How to Grow Bracken Ferns

Updated February 21, 2017

Bracken ferns (Pteridium aquilinum) are deciduous, fast- and tall-growing ferns native to many parts of the world. It is the most abundant fern on the planet and is well-adapted to a range of climate and soil conditions. Select a location for bracken ferns where grazing animals won't have access to it, since consuming large amounts of bracken fern makes grazing animals ill. Bracken ferns not only outgrow many nearby plants, their leaves are alleopathic (harmful) to some types of vegetation. Give bracken ferns plenty of room to grow, as they grow 3 to 6 feet tall.

Purchase bracken ferns from a native plant garden centre in spring or fall. Planting in milder seasons prevents plant shock from the severity of summer or winter temperatures.

Find a site with partial sun or full sun. While bracken ferns tolerate shade, they prefer more light. The site need not be near a constant water source, since bracken ferns tolerate drought very well.

Dig a hole as deep as the root ball and up to twice as wide with a spade. Ease the bracken fern root ball out of the container. Loosen the roots from the bottom of the root ball with your fingers. Center the bracken fern in the hole, then spread the roots a bit. Backfill around the root ball halfway up, water in to settle the soil, then backfill the rest of the way. Do not cover the root ball with soil.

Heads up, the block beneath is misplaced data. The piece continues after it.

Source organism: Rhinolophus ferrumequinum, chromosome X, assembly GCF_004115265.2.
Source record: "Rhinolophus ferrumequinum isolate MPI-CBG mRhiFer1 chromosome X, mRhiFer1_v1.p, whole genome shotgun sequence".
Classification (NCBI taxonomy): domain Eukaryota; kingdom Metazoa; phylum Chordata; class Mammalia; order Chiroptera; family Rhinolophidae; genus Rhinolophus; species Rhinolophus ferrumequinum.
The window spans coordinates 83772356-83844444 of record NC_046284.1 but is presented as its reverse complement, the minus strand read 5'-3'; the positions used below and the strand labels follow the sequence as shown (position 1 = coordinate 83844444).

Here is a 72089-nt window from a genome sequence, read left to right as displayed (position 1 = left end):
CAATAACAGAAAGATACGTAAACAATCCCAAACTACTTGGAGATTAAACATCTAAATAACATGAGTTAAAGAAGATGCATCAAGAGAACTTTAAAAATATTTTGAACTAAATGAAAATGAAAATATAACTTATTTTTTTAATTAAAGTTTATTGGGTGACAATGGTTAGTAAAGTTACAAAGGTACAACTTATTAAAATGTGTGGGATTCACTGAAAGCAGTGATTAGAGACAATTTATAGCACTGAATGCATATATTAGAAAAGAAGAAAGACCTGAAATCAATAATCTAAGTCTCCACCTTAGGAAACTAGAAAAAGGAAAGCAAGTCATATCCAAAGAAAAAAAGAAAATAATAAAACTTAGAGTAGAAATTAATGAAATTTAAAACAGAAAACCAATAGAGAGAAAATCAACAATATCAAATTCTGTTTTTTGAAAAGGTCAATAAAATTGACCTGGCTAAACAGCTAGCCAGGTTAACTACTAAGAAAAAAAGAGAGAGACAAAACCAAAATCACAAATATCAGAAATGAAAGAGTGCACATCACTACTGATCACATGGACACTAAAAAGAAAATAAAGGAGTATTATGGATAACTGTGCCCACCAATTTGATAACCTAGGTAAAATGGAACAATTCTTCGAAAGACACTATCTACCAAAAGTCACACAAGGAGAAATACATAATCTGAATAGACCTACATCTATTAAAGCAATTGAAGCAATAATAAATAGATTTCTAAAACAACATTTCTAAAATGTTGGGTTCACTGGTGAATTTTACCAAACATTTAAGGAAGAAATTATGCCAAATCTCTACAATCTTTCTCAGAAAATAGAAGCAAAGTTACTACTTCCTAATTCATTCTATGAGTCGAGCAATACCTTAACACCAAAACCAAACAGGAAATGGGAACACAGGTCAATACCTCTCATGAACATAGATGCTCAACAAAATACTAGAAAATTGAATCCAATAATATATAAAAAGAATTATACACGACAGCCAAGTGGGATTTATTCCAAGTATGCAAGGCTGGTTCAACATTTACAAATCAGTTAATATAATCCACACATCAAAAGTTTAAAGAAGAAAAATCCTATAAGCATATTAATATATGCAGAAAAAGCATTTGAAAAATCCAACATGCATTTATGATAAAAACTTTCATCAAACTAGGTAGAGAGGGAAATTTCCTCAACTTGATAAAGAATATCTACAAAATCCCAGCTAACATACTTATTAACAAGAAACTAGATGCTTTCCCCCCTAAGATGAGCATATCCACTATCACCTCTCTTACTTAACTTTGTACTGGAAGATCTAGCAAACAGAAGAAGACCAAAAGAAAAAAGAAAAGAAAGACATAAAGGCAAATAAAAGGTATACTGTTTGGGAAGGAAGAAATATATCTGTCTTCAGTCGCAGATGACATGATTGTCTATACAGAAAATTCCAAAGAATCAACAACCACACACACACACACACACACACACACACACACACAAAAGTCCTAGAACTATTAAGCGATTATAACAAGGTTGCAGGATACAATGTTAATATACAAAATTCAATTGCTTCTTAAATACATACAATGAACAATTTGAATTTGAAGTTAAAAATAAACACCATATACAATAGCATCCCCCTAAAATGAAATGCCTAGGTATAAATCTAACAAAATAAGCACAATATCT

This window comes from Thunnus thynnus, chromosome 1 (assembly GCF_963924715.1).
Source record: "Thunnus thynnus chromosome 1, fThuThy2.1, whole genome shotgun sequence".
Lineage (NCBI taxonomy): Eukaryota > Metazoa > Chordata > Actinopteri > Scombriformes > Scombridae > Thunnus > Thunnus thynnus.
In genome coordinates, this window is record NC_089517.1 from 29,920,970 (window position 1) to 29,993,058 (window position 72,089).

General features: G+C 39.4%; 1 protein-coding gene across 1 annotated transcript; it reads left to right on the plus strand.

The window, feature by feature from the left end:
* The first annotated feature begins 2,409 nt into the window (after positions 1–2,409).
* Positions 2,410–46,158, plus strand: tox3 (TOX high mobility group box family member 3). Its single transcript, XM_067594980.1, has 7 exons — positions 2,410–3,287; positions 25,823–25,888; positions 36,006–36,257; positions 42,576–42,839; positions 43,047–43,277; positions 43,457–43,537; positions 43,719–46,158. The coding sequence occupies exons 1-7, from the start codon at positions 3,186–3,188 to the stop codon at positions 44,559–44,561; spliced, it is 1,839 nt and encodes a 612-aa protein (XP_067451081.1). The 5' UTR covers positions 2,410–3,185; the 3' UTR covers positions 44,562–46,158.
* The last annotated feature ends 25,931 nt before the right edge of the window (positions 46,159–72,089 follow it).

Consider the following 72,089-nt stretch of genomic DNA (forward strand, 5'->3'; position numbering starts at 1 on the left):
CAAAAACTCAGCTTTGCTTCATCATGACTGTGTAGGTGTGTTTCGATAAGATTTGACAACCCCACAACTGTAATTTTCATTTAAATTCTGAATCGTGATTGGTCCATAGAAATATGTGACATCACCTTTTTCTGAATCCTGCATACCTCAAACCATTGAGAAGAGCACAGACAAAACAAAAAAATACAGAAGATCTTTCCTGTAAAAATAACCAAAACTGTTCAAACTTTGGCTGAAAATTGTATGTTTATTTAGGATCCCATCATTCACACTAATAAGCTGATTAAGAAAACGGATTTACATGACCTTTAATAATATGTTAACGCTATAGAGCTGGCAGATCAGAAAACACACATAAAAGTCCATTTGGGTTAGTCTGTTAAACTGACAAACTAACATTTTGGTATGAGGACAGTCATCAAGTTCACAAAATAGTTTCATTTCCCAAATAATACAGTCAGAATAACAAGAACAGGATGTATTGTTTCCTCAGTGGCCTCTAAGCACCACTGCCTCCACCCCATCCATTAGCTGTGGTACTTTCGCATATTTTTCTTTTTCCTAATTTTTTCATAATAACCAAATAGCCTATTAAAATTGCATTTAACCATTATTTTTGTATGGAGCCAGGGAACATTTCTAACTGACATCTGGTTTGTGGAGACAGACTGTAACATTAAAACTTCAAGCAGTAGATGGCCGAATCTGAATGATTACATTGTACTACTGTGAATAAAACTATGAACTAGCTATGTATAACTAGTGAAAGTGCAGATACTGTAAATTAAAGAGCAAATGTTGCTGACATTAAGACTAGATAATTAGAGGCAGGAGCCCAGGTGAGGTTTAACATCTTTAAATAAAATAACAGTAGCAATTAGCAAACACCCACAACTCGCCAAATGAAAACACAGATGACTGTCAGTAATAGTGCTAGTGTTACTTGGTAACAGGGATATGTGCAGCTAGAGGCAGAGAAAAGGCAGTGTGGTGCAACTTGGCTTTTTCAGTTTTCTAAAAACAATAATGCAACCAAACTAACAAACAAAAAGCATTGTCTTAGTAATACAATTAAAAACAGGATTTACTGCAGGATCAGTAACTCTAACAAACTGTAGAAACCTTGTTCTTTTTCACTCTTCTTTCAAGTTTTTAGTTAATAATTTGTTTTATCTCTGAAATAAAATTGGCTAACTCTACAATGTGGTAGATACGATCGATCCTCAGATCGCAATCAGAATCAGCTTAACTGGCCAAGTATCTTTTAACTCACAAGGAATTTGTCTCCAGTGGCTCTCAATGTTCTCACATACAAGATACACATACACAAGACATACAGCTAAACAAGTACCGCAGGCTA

Mulch with 2 to 3 inches of coarse compost to conserve soil moisture, prevent weeds and allow compost nutrients to seep slowly into the soil. Protecting the bracken fern root ball from competition with other plants and water loss helps prevent plant stress while the bracken fern is establishing.

Water bracken ferns deeply about once a week until established. After they're established, their drought tolerance kicks in and they need water less frequently to survive.

Install deep-seated edging around the area where you planted bracken fern to help prevent its spread by rhizomes. Bracken ferns also spread by spores carried on the wind. Bracken fern does not come up from spores easily where vegetation is already present. Pull the entire root system of unwanted bracken fern volunteers.

Things You'll Need

  • Spade
  • Coarse compost mulch
  • Trimmers or mower
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About the Author

Samantha Belyeu has been writing professionally since 2003. She began as a writer and publisher for the Natural Toxins Research Center and has spent her time since as a landscape designer and part-time writer. She holds a Bachelor of Arts in English from Texas A&M University in Kingsville.